By now, everyone knows that
RadioShack filed bankruptcy a few weeks ago. As part of the bankruptcy, the company is closing bunch of stores and selling others to Sprint. Some of the stores that are being abandoned will transition to new owners, including GameStop.
One of GameStop's lesser-known brands,
Spring Mobile, will be moving in to 163 of RadioShack's dark stores. Those stores do not sell videogames, as you might expect, but instead are AT&T authorized dealers. This 1,500 employee brand will be expanding from around 300 stores to more than 450 with this single transaction, making it a huge expansion for the company.
What is interesting about this transition is in business concept. These stores, which are currently under RadioShack's control, have for the past 10 years sold AT&T phones (and Cingular before them), along with Sprint and Verizon or T-Mobile (depending on the year). Under those circumstances, RadioShack was unable to maintain the cost of the stores, even with additional revenue options available.
This means that GameStop is hoping that, while limiting the product line available in the stores, they will be able to sell more of that product category than their previous tenants. The concept of limiting scope can be successful for retail, as other revenue options may actually be driving profits down. Over the past few years, however, RadioShack's revenue and profits came more and more from wireless sales. Here in the end, some stores reported 40% of their revenue from wireless, meaning that this isn't that big of a change in business model.
Will GameStop be able to make a successful move into stores that couldn't succeed on increasingly wireless sales with only wireless sales? What do you think? Let us know in the comments section.
Beginning tomorrow, YouTube will be making a YouTube app for kids, in order to keep them away from the random clips of twerking, drug experimentation and other content not suitable for children. Dubbed YouTube kids, the app will be available for Android devices at first, with more devices coming in the near future.
The app will revolve around content produced and targeted specifically for children. Shows from DreamWorks TV, Jim Henson TV, Mother Goose Club, Talking Tom and Friends, and Geographic Kids will all be available for their viewing pleasure. Even further, the app will feature a control set for parents to use, to set things like viewing time limits, toggling the search option and more.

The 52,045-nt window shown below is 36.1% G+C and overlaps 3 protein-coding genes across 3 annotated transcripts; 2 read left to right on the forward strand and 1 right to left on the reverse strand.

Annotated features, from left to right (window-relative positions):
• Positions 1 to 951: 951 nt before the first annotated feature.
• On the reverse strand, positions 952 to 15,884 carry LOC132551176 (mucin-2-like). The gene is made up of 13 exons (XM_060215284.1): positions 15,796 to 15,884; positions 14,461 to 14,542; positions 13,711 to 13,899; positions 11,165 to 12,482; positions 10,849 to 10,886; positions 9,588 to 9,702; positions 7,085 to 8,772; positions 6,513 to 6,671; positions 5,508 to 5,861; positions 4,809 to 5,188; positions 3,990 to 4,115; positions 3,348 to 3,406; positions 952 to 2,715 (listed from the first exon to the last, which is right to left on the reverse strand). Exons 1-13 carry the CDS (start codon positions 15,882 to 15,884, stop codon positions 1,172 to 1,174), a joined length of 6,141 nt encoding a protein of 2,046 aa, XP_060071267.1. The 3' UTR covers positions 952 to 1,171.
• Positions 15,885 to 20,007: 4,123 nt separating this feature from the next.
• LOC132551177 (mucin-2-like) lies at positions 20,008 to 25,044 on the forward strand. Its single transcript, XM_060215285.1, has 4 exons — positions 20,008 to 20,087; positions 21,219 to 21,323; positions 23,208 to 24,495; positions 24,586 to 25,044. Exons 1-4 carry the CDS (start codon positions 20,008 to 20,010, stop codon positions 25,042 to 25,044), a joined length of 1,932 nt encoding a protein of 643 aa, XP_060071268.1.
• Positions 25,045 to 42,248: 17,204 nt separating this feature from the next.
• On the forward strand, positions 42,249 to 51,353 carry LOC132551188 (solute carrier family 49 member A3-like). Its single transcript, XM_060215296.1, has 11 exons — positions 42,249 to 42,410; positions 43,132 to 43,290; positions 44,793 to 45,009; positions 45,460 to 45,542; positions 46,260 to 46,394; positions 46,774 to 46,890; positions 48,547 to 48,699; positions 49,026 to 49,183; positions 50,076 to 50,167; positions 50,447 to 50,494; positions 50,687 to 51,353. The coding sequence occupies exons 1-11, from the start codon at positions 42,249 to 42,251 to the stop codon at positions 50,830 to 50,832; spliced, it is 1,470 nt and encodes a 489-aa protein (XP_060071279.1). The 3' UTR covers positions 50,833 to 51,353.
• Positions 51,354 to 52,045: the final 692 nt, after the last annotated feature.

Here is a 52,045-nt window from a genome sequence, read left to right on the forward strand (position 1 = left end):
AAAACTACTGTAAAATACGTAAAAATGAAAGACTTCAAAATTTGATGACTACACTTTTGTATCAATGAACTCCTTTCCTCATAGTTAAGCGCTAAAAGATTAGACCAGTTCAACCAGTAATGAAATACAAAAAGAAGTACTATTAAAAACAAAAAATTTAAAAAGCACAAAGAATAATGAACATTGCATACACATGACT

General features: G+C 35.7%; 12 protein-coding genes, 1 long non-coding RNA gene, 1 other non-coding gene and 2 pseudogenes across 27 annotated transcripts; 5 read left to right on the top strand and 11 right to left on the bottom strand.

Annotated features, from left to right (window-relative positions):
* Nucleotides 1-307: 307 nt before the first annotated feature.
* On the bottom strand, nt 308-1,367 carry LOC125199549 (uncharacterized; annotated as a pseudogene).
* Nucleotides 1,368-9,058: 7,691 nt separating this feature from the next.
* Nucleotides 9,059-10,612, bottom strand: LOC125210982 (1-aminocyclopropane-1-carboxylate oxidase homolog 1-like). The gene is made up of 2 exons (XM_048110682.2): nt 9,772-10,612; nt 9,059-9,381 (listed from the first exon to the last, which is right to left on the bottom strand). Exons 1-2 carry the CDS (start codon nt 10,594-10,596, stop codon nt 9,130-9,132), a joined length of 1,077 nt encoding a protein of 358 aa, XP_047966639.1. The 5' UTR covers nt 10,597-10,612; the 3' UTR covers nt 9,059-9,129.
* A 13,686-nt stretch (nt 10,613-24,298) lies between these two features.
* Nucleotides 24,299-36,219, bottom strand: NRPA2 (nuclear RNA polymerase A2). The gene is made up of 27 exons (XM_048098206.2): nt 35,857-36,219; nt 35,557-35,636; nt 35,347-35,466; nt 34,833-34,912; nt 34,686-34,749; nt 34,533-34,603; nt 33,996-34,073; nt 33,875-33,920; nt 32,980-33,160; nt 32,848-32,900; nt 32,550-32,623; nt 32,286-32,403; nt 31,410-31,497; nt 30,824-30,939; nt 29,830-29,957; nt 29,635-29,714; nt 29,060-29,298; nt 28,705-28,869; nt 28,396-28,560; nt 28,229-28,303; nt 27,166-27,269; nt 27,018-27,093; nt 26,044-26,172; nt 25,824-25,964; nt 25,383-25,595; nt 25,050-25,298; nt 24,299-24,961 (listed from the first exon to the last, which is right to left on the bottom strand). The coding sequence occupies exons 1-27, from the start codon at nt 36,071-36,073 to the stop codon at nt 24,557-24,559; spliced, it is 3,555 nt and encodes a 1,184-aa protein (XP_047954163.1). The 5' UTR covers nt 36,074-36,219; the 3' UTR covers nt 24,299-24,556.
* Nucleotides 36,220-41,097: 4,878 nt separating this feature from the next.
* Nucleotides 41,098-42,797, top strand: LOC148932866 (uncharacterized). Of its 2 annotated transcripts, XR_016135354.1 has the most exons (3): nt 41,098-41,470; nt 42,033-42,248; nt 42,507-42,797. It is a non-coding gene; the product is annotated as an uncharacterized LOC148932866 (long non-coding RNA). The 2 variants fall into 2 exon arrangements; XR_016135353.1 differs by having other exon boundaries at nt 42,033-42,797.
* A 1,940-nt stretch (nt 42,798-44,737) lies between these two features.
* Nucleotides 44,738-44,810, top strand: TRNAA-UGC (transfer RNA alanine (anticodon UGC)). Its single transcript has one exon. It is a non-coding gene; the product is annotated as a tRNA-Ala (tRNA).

With as questionable as YouTube's "Recommended Videos" section is after you select a video, it's understandable that parents were concerned as to what might auto-play after their selection. It's even more troubling when certain videos are purposefully mistagged in order to show up in other categories. You could imagine what problems can arise from that.
ConnectSafely's co-director Larry Magid was excited for the app to make its way onto devices. ConnectSafely is a nonprofit that is partially funded by Google, with the purpose of educating people about the basics of the Internet and best safety, security and privacy matters.
This is good for kids and parents. YouTube has done a good job providing curated content that's suitable for kids and easy for kids and parents to discover. There is no substitute for engaged parenting, but it never hurts to have a little help. As with any media, parents need to be sure their kids are getting a balanced diet, so it's good that Google included a timer to help limit how long a child can use the app.
The number of children who use YouTube as a media consumption platform has blown up in the last year, so it's only appropriate that they receive an app that filters out the garbage that sometimes (almost always) takes over the Internet.
T-Mobile receives a lot of flack from us, and rightfully so given their
track record of line-crossings and deceptions. Based on that, it's only right to point out when the company is doing something right, so here we are.